Guanidine hydrochloride was introduced as an adjunct in the treatment of botulism in 1968. It has been reported to be of benefit in 39 cases and of no benefit in 13 cases. No serious side effects have occurred with the short-term therapy required in botulism. Our two cases are similar to earlier cases in that the improvement seen with guanidine therapy is most notable in ocular muscles and least notable in respiratory muscles. Electrophysiological findings again showed an increase in the amplitude of evoked muscle-action potentials after guanidine administration.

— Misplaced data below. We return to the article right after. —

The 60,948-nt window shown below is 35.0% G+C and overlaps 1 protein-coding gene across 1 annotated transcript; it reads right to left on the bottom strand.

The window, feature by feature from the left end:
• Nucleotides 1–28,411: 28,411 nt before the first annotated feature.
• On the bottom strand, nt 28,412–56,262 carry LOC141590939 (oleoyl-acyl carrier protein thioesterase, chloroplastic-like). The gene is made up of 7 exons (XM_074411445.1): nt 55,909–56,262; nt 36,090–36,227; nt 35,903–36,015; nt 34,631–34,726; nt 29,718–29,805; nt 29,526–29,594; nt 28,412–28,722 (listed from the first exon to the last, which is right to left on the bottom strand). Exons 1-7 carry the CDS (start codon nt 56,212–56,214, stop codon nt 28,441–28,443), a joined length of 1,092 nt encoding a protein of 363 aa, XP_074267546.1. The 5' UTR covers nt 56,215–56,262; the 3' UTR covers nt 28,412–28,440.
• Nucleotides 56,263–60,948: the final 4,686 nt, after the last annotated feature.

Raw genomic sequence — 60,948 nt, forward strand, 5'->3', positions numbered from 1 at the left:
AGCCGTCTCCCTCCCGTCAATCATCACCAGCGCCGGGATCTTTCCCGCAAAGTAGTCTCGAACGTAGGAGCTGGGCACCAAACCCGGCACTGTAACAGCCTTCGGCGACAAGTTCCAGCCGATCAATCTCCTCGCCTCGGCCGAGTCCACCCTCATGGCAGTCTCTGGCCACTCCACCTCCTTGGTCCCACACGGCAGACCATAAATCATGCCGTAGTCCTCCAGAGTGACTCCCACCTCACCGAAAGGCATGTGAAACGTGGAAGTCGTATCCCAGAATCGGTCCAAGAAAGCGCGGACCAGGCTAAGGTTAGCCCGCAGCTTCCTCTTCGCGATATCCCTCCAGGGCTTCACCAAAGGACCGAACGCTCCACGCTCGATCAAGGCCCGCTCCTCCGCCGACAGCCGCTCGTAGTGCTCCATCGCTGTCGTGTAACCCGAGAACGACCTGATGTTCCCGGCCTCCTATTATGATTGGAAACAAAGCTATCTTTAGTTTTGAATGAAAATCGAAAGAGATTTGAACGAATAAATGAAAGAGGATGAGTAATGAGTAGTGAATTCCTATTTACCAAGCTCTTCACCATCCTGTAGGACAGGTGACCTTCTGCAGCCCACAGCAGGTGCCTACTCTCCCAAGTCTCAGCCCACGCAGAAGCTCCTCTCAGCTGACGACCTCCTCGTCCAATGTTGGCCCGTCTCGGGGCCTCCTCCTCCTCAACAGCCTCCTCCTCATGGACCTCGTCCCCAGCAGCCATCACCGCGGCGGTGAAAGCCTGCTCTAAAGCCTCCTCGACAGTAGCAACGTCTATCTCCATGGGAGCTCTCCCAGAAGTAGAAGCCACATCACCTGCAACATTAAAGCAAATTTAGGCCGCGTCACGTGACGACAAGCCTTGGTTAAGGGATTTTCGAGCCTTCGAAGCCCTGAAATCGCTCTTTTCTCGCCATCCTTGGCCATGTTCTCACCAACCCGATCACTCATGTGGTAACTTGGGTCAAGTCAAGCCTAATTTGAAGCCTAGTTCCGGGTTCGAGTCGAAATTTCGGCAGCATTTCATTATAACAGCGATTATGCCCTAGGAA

(JAMA 240:2276-2277, 1978)
Puggiari M, Cherington M. Botulism and Guanidine: Ten Years Later. JAMA. 1978;240(21):2276–2277. doi:https://doi.org/10.1001/jama.1978.03290210058027
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